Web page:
Hammers and Anvils
(Matador Records)

"There's nothing invented/That measures the depth of the night," Graeme Downes sings in a strained tenor with spare electric guitar accompaniment on the title song of Hammers and Anvils. It's a strong opening to a powerful but somewhat uneven album. As the singer and guitarist for seminal New Zealand band the Verlaines, Graeme Downes cut a swath of influence that reached far beyond the isolation of his homeland. His genre-hopping and blending kept the Verlaines just left of the radar, but also kept the band vital and wily over seven releases. Hammers and Anvils shows that his artistic wanderlust hasn't been quelled by time. The album alternates rockers with jazz-tinged numbers that strain against the disquieting lyrics and emotive vocals. "Shoreland" and "Song for a Hollywood Road Movie" find the balance that works best, with a moody stripped-down sound baring Downes' melancholic voice and heart. NATE LIPPENS

Notes From The Underground


Ever since these Amsterdam goth-rockers released Medusa on the legendary 4AD label, fans have been waiting for the band's return to the brooding, ethereal sound that made the 1987 album a classic. Instead, frontman Ronnie Moorings shortened the group's name to simply "Xymox" and embarked on a misguided synth-pop diversion that led to three lukewarm dance albums. But Moorings shows the fruit of this seemingly distracted labor on the 12-song opus, Notes From the Underground. Instead of retreating to the safety of the group's halcyon days, Moorings and friends use the band's variegated past to create a complex and diverse album. The darkwave anthem "Number One" evokes the sinister sound of Sisters Of Mercy, but carves out its own propulsive mystery. And the melancholy pop of "At Your Mercy" sounds like it could be at home on Medusa. More impressively, Clan of Xymox seamlessly incorporates its 1990s techno dalliances on "The Bitter Sweet" and "The Same Dream." None of this sounds new, but at least the Clan has reclaimed its past by deftly avoiding nostalgia. DAVID SLATTON

Toilet Boys

(Masterplan Entertainment)

In 2001, metal is a very serious undertaking. Pink-lipsticked boys are out, and the noodler with furrowed brow is in. What-fucking-ever. What about those of us who enjoy getting shitfaced on rock and roll and want nothing but a good time? New York's Toilet Boys are a punk-pop metal mash, all about living for the weekend, with songs like "Party Starts Now," "Saturday Nite," "Good Times Roll," and "Rock 'n' Roll Whore." Fronted by a punk trannie named Guy, the Boys invoke a mix of Kiss, the Black Halos, and the Crüe, taking their tongues out of their cheeks long enough to run them down a mic stand. And they have guitar solos. The Toilet Boys aren't going to spin rock and roll on its head, but at least they pull that stick from its ass and get it drunk on something cheap and dirty. JENNIFER MAERZ

Corridors & Parallels

(Aum Fidelity)

If Ornette Coleman's catchword is "love," then David S. Ware's is "bliss." The DSWQ show last month left me in bliss. Afterward, light-headed and overwhelmed, I met David. I was greeted by the far-off look in his eye. His persona has an otherworldly, spaced-out attitude about it--weary and aloof, but snapping into focus when the right question comes along. This album, Corridors & Parallels, is something of a new chapter for the quartet. I say "something" because the real turn was his last album, Surrendered, on which the tunes became much more compositionally aware than they were on kinetic masterpieces Flight of I and Go See the World. But Corridors & Parallels marks a formal change, as Matthew Shipp, usually appearing on piano, plays the synthesizer. I asked Ware why the synth didn't appear onstage at the show I had just seen. "Insurance reasons," I was told. This was too bad. Corridors & Parallels is an astounding album. The synth usually adds a "fusion" dynamic in current jazz, but here it is used for melodic texture, except for one ironically digitalized tune, "Jazz Fi-Sci." "Mother May You Rest In Bliss" is worth the price of the CD. It is six minutes of pure emotional power. Ware's horn shines with a sharp rawness. Parker bows his bass in a thundering groan. Brown's cymbals shimmer at the edges. And Shipp's synth produces an understated, gospelized euphoria. It is a tune inside which you will want to rest as well, in bliss. KREG HASEGAWA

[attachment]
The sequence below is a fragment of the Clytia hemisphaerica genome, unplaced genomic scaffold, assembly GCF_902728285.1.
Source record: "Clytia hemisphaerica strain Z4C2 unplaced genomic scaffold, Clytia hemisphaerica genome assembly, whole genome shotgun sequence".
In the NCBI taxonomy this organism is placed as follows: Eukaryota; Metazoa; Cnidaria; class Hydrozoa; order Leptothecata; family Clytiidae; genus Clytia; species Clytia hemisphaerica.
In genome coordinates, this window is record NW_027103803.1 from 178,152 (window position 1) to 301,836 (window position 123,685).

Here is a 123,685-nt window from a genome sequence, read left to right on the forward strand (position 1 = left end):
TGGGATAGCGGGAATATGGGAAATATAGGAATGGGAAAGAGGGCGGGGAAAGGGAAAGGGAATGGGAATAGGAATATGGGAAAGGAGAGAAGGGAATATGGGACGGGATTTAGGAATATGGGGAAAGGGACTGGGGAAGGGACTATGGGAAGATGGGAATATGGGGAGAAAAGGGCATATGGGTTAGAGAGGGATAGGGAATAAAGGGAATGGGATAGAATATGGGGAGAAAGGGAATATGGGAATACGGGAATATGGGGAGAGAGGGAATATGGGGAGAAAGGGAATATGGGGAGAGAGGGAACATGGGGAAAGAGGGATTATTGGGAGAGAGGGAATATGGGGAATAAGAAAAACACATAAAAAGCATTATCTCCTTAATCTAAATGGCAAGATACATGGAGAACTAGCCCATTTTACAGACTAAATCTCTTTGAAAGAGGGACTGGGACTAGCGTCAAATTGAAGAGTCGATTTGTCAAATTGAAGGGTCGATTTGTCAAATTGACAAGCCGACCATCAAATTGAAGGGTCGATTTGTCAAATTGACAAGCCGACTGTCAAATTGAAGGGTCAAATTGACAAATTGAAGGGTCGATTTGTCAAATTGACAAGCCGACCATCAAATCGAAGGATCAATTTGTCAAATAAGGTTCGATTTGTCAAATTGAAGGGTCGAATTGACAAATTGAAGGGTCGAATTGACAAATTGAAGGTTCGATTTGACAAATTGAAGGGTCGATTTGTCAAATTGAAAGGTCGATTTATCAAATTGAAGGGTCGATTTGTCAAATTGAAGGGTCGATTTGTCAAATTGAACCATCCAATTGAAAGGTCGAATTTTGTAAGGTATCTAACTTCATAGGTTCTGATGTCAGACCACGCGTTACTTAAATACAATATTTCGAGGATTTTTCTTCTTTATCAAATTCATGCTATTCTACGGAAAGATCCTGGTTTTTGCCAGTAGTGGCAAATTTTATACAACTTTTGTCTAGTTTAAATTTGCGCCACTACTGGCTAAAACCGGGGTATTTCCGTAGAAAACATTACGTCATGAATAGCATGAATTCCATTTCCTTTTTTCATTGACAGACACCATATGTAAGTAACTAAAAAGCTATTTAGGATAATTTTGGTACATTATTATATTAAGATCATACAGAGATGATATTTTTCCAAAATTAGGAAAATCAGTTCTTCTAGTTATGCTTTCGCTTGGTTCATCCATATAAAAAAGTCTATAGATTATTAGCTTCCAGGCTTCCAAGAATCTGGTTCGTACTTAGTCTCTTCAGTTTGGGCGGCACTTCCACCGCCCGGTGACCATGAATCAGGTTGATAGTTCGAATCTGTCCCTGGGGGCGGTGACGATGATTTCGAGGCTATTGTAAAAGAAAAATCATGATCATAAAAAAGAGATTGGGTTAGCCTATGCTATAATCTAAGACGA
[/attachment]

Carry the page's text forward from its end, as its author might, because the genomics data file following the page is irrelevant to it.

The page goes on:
Return to Central

(spinART Records)

Bis' professional debut was a wonderfully blistering techno/punk bowl of sugar-laced arsenic. The band's second record sported a decidedly more traditional techno sound. With the newest release, Return to Central, Bis lands somewhere in between. While the CD is nowhere near as scathing (or self-mocking) as 1997's New Transistor Heroes, there's still more edge here than on 1999's Social Dancing. Return to Central opens with the head-bobbing "What You're Afraid Of" and moves into the superb "Silver Spoon," "The End Starts Today," and "Protection." Though the "death to adults/power to kids" message of the first album is absent, Bis still maintains a healthy alternative outlook. The songs have beats that, if I were the clubgoing type, I could dance to--solid techno/rock songs with Manda Rin's lovely voice and beats that, unlike traditional techno, don't become repetitively annoying for those of us not hyped up on E. MIKE SLEMBROUCK

Washington Ensemble Theatre presents amber, a sensory installation set in the disco era
In this 30-minute multimedia experience, lights & sounds guide groups as they explore a series of immersive spaces.